These three things are inextricably linked. Our ability to grow and continue our economic diversification depends upon our ability to meet the infrastructure needs of the 21st century.
We’ve worked with UNR to connect the university with downtown, and, thereby, the whole city. We have new industries and small businesses popping up every single day. When everyone was staying home to stay safe, we shut down whole streets to speed up improvement projects. Now that we’ve opened back up, places like Midtown are entirely open for business, and looking so, so good. We must continue to focus on infrastructure that sustains our small businesses, our environment, and our whole community.
The sustainable Truckee Meadows that I envision also includes more public transit, more local food, composting commercial food waste, an extensive river coalition between all jurisdictions, greater electric vehicle options and usage, more micromobility options and adoption (everything from protected bike lanes to scooter rentals), more trees and fewer random, useless grass strips, more green energy production, and more protected areas for outdoor recreation.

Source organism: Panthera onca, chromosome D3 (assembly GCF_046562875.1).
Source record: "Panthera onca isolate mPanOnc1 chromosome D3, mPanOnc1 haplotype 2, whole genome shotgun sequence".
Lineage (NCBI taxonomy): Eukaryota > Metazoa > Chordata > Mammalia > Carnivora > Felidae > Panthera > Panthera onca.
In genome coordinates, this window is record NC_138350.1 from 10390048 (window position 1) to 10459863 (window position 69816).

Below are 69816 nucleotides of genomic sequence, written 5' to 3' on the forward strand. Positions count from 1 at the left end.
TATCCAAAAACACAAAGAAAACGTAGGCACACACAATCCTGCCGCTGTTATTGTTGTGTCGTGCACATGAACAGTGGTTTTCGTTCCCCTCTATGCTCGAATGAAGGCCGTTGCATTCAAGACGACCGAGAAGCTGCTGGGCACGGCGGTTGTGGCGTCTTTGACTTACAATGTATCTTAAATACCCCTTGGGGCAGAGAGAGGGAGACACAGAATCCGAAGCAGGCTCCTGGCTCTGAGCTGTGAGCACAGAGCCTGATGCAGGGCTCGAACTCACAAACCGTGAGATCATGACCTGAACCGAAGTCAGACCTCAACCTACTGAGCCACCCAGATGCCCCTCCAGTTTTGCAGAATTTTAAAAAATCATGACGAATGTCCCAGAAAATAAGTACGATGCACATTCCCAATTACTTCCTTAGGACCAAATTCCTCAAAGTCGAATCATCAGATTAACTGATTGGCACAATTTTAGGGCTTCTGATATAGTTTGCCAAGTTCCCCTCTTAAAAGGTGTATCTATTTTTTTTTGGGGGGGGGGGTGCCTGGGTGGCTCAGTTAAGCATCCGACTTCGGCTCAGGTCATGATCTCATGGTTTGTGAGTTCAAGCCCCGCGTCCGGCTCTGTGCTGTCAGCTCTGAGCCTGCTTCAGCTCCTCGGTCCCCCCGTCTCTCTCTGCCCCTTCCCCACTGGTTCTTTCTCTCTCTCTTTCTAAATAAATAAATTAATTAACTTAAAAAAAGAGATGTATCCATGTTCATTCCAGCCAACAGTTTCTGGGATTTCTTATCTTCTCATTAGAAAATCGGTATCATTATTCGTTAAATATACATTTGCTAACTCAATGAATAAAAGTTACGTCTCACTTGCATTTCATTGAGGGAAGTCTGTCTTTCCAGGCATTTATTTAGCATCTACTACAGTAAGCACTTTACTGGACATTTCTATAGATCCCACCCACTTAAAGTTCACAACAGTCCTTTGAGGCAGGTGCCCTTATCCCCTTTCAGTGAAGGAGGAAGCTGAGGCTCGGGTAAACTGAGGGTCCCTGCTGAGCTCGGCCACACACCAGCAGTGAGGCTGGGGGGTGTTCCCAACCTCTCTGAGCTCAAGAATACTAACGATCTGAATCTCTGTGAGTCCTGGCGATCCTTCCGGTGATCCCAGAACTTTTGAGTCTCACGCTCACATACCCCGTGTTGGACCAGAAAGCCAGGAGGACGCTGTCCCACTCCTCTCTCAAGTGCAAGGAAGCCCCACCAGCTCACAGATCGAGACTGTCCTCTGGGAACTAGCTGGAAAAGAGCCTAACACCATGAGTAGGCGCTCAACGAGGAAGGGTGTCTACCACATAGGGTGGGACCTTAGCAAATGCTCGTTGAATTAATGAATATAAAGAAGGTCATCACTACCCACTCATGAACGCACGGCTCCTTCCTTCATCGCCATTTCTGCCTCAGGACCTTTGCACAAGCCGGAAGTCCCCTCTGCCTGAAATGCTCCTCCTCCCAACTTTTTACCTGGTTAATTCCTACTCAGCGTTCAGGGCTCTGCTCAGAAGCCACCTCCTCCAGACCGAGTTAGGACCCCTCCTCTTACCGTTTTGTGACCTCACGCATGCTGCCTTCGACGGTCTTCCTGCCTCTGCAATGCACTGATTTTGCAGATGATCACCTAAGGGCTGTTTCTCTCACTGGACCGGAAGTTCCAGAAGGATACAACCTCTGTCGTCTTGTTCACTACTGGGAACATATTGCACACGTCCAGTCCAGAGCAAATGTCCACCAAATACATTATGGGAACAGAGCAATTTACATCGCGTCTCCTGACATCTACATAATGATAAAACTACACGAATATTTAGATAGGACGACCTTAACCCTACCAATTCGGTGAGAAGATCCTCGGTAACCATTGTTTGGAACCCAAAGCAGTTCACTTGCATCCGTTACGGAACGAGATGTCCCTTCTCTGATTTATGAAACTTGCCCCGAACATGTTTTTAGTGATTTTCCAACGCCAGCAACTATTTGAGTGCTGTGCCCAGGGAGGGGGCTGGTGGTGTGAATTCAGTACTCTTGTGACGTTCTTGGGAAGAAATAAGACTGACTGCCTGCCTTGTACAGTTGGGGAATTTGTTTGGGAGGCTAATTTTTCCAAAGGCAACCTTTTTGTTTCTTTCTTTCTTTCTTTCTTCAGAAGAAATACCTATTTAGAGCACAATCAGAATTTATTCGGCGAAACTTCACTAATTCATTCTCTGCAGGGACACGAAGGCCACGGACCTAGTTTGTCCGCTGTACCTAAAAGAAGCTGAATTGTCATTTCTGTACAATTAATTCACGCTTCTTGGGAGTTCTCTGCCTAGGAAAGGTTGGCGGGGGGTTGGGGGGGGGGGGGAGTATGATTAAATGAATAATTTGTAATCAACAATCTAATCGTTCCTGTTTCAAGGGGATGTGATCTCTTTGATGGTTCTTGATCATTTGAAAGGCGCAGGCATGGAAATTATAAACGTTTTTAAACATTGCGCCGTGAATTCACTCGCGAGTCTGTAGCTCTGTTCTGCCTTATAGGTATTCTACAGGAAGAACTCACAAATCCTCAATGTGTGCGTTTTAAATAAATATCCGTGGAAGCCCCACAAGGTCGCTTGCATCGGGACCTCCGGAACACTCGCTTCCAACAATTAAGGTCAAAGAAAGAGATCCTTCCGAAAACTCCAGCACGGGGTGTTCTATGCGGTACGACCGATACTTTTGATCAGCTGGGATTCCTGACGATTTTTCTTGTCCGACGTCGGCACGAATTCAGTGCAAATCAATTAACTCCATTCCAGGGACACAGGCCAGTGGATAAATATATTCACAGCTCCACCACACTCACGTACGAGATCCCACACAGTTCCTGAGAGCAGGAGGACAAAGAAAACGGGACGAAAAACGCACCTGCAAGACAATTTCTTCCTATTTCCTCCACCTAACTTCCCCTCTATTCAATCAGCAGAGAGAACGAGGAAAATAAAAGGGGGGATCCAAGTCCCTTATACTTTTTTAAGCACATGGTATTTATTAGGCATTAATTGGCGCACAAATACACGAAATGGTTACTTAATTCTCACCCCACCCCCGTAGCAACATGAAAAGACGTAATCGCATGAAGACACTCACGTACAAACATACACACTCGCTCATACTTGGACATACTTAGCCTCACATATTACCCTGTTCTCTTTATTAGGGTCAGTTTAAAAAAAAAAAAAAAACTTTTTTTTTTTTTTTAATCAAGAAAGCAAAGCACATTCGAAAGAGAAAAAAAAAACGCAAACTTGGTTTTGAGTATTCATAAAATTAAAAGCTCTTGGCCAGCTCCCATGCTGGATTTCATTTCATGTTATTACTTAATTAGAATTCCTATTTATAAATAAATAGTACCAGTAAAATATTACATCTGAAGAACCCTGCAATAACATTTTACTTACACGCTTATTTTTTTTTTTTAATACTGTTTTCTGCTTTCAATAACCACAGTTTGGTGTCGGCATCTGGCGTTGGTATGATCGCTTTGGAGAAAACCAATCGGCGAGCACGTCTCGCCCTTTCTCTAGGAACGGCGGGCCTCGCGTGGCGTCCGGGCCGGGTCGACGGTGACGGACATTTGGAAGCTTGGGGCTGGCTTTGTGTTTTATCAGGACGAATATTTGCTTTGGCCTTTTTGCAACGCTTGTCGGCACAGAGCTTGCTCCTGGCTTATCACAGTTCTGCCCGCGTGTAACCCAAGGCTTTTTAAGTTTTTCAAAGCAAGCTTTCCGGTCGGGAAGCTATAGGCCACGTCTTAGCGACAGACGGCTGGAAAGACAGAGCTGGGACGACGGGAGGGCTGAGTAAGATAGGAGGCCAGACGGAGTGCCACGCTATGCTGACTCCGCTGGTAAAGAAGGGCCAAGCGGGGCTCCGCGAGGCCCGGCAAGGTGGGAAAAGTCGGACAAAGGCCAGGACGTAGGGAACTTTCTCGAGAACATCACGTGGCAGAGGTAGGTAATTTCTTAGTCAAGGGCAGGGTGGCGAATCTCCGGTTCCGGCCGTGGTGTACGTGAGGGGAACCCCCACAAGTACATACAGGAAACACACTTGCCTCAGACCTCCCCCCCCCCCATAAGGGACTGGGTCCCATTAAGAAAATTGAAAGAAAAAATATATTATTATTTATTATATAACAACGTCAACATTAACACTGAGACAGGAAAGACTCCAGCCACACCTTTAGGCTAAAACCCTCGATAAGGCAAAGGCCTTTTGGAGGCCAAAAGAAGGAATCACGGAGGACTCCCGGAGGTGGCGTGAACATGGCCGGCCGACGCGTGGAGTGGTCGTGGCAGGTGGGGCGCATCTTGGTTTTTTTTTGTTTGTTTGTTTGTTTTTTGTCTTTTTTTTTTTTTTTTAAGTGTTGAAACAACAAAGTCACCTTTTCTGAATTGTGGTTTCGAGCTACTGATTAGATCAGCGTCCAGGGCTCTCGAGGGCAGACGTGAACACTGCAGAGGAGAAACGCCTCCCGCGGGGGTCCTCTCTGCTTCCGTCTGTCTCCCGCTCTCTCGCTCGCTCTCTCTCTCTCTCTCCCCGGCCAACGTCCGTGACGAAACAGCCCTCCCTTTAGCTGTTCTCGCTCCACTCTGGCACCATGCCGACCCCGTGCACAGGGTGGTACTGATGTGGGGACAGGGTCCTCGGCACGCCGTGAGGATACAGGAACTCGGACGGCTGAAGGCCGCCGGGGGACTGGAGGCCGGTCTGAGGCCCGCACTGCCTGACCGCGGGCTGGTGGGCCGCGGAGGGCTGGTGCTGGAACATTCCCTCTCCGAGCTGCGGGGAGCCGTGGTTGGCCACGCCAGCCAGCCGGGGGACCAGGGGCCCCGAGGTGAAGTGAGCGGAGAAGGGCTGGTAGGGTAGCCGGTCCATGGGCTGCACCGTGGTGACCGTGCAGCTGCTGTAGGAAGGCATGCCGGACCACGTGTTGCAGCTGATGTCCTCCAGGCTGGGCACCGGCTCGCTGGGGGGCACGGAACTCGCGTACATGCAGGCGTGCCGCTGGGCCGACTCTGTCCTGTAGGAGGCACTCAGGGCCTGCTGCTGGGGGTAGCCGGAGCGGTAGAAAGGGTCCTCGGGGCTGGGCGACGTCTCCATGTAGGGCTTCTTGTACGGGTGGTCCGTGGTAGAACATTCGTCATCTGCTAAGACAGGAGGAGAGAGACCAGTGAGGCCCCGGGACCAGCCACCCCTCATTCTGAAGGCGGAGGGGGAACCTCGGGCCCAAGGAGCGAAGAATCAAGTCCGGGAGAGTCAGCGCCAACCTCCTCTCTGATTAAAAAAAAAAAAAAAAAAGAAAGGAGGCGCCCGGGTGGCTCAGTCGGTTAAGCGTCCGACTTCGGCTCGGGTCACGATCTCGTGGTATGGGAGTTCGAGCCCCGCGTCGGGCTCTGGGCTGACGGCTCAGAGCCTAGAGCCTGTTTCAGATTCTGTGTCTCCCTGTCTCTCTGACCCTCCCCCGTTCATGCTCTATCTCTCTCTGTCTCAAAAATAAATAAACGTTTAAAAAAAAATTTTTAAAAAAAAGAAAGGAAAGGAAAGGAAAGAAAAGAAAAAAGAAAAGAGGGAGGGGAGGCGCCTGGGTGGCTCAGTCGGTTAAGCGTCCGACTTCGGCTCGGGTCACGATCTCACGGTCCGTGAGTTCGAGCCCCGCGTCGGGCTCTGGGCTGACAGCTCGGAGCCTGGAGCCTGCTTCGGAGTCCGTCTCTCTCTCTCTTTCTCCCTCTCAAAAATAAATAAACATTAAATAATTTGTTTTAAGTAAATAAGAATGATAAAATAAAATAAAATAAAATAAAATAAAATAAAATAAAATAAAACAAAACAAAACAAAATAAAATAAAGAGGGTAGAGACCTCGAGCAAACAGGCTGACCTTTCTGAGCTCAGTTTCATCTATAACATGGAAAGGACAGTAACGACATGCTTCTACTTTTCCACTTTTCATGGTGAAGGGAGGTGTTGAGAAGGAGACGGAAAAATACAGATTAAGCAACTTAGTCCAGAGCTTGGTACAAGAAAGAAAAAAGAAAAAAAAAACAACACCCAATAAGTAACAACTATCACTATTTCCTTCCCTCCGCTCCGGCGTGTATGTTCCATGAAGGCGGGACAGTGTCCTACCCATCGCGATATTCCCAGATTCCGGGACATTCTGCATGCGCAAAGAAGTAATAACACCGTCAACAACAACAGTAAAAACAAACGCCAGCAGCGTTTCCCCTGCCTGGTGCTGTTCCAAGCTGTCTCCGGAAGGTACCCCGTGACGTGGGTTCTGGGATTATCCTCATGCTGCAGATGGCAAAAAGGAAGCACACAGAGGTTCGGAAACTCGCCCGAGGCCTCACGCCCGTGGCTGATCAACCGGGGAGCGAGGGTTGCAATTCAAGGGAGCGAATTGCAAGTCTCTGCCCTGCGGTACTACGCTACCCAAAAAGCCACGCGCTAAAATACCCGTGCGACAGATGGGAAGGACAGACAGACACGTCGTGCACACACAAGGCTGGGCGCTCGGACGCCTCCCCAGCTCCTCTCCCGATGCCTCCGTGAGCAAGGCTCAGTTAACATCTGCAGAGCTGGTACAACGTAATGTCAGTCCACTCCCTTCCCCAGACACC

I’m proud of what we’ve done to support small businesses by cleaning up neighborhoods and improving walkability and accessibility. I’m also proud of the work we did to support small businesses in every way we could during the pandemic, whether through grants, changing take-out requirements to help restaurants and bars serve customers, or finding every way we could support safe business operation during an uncharted global health crisis.
Let me say here, “affordable” can mean different things in different contexts and to different people.